Dimitri Scholl

Dimitri Scholl

Year : 1990

Profession : primary school teacher / businessman

Hometown : Thun

Hobbies : surfing, snowboarding, tennis, jogging

Stance : Goofy

Boardsports : Ocean Surfing / Wavepool / Snowboarding

Home spot : Müli, Thun

Favorite Destinations : Somewhere in the sea... or in the river ;-)

Surfboards : Semente Talisman 6'2, Agency Hawk 6'4, SWAN Riverboards

Love : Good vibes! Lots of time in the water.

Hate : Ocean Pollution

Crew : Cold Water Pirates

contests : 
Swiss Wavepool Jam 2014, 2nd place
Swiss Wavepool Jam 2015, 2nd place
European Champs Wavepool 2015, Quarterfinals
Swiss Wavepool Jam 2016, 3rd place
European Champs Wave Pool 2015
Swiss Wavepool Champs, 4th place

FOLLOW DIMI SCHOLL ON:
Club river surfing Thun Instagram

Interview with Dimi Scholl

Tell us a little bit about yourself.

hey ho! My name is "Dimi" Scholl, I'm 27 years old and come from Thun. Whether on the surfboard or in winter on the snowboard, you will find me in the water or on the snow whenever possible. With the mountains at its back and two constant river waves on its doorstep, Thun is definitely an ideal home for it. After my studies, a few gap years and various jobs by the sea or in the mountains, I now also work as a primary school teacher in Bern.

How did your passion for surfing come about?

About 12 years ago, I and friends made my first attempts at surfing in Thun at the Scherzligschleuse. But that had little to do with the actual surfing, because we always held on to the rope and tried to get into the current and let ourselves be pulled up to the standing wave. But then I got surf fever and in the same year I went on my first surf trip to the French Atlantic coast.

What fascinates you about surfing?

The feeling of gliding on the water is indescribably fascinating. Every wave is a little different every day and therefore unique, which makes me even more excited to catch the perfect day and the perfect conditions. In addition, the sport is very physical - to be really "surfed out" after a good session gives me a great feeling.

You only get to choose one place to surf for the rest of your life. Which place would that be?

If it's all about surfing, I'd probably choose the Gnaraloo region of Western Australia. However, I would probably be lonely there pretty quickly, because apart from a few crazy water sports enthusiasts, lots of wild animals and perfect waves, there is not much there - which in turn makes the place all the more attractive for surfing.

What or who is your biggest inspiration when it comes to surfing? 

For me it's all the people around me that inspire me to surf. Every surfer has his/her own style and maybe something where I find: "Wow, I want to do that too!" For me there is no "right way" or a "pattern technique" that you should learn in this sport , but I try to be inspired by all the people and friends in the water and learn new things that way. 

Which boards do you prefer for surfing?

It always depends on the waves and the conditions I encounter. I usually prefer shortboards in both the sea and river, but on small days with flat waves I have just as much fun in the water with a longboard or funshape.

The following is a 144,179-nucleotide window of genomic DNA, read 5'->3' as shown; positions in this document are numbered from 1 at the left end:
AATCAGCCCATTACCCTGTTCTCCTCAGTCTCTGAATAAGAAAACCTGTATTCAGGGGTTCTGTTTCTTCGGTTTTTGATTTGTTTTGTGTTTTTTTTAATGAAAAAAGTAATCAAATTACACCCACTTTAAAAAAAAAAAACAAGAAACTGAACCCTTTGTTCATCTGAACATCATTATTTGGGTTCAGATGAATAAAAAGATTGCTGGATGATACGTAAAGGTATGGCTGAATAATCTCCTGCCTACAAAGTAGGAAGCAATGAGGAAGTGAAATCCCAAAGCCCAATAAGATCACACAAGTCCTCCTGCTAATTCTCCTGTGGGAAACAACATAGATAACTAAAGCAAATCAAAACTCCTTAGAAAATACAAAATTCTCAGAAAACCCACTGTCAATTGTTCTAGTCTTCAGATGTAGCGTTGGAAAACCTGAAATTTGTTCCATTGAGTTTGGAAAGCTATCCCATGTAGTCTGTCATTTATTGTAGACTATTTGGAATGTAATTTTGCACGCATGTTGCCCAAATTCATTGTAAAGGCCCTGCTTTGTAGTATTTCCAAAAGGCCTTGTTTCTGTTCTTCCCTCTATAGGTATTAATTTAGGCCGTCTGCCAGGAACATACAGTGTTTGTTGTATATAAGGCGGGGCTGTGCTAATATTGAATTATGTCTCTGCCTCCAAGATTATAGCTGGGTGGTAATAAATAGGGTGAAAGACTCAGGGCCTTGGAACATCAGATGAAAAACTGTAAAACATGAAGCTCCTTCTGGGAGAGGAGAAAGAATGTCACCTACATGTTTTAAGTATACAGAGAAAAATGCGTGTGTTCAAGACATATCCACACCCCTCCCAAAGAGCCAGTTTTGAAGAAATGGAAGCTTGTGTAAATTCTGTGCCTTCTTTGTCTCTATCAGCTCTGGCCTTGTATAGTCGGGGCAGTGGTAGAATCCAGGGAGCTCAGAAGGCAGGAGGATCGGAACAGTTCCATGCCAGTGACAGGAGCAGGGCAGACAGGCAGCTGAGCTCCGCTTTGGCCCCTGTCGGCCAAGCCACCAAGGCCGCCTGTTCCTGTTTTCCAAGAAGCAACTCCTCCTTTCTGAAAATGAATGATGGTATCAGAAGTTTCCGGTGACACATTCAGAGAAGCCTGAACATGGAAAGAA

In my opinion, it is always worth trying something new and riding different boards.

How does it feel to be a Surfari team rider?

It's super cool to be able to drive for a shop where I can stand behind the philosophy 100%! The entire Surfari team is incredibly committed to our sport, which is still very small in Switzerland, and thus enables us all to do a lot! THANK YOU TEAM SURFARI!!! 

Can one speak of a surf scene in Switzerland? If so, are you active or passive in a club? 

Yes, with all the opportunities to ride waves in Switzerland, one can certainly speak of a still small but growing surfing scene. Here in Thun, the number of surfers on the two river waves has literally exploded in recent years. I find it all the more important to use the time right now to push the sport with clubs or communities and to represent it to the outside world. I myself am a board member of the Thun River Surfing Association, with which we try to serve as a mouthpiece for the ever-growing scene in the city.
In my opinion, only if we join forces and act as a unit can new wave projects be tackled and implemented, which ultimately benefit us all in practicing our sport. However, this also requires unpaid work and many hours of work in a wide variety of areas.

What has been your biggest surfing challenge so far?

To be honest, surfing offers me new challenges with every session and that's exactly why the sport somehow remains so incredibly exciting. You definitely never stop learning...! A special challenge for me has always been pushing my own limits when it comes to the size of the waves in the sea. In the beginning it often takes a lot of effort to face the challenge and yet it is precisely these sessions that are particularly memorable.

What is your favorite surfing adventure? Describe an anecdote from a surf trip.

Especially on my last trip to Western Australia, humpback whales kept appearing in the line up and came within a few meters of us - a spectacular experience!

Are there stereotypes in surf culture about surfing and surfers for you?

Many people probably still have the stereo surfer in mind, who casually dings from deserted beach to deserted beach in his ancient hippie bus. First of all, an old bus isn't all that practical because things have to be repaired all the time and it's hard to surf the web. In addition, deserted beaches with good waves have become quite a utopia, at least here in Europe. Ultimately, for me it's all about being able to spend as much time as possible in the water and having fun. In the current hype about the whole surfing lifestyle and the question of what clothes a "real" surfer should wear, many people somehow forget that.